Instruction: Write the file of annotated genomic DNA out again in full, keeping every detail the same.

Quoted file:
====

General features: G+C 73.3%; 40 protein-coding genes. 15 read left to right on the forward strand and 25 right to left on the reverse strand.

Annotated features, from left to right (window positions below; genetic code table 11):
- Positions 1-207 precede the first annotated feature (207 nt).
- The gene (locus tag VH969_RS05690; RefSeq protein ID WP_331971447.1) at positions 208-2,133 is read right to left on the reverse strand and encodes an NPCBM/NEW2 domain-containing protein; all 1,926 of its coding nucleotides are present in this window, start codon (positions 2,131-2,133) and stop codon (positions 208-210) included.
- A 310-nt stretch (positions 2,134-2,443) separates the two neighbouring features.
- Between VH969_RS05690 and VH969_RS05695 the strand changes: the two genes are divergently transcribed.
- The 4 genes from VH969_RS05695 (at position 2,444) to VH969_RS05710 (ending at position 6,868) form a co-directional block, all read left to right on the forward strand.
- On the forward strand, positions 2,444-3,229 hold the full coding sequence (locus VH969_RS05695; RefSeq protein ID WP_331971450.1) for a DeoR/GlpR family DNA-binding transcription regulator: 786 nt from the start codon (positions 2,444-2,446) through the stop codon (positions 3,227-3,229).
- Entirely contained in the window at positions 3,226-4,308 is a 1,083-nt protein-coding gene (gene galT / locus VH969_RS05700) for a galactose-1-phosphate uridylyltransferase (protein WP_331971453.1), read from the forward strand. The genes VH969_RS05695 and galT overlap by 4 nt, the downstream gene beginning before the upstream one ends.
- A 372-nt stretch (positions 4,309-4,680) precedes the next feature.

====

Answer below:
General features: G+C 73.3%; 40 protein-coding genes. 15 read left to right on the forward strand and 25 right to left on the reverse strand.

Annotated features, from left to right (window positions below; genetic code table 11):
- Positions 1-207 precede the first annotated feature (207 nt).
- The gene (locus tag VH969_RS05690; RefSeq protein ID WP_331971447.1) at positions 208-2,133 is read right to left on the reverse strand and encodes an NPCBM/NEW2 domain-containing protein; all 1,926 of its coding nucleotides are present in this window, start codon (positions 2,131-2,133) and stop codon (positions 208-210) included.
- A 310-nt stretch (positions 2,134-2,443) separates the two neighbouring features.
- Between VH969_RS05690 and VH969_RS05695 the strand changes: the two genes are divergently transcribed.
- The 4 genes from VH969_RS05695 (at position 2,444) to VH969_RS05710 (ending at position 6,868) form a co-directional block, all read left to right on the forward strand.
- On the forward strand, positions 2,444-3,229 hold the full coding sequence (locus VH969_RS05695; RefSeq protein ID WP_331971450.1) for a DeoR/GlpR family DNA-binding transcription regulator: 786 nt from the start codon (positions 2,444-2,446) through the stop codon (positions 3,227-3,229).
- Entirely contained in the window at positions 3,226-4,308 is a 1,083-nt protein-coding gene (gene galT / locus VH969_RS05700) for a galactose-1-phosphate uridylyltransferase (protein WP_331971453.1), read from the forward strand. The genes VH969_RS05695 and galT overlap by 4 nt, the downstream gene beginning before the upstream one ends.
- A 372-nt stretch (positions 4,309-4,680) precedes the next feature.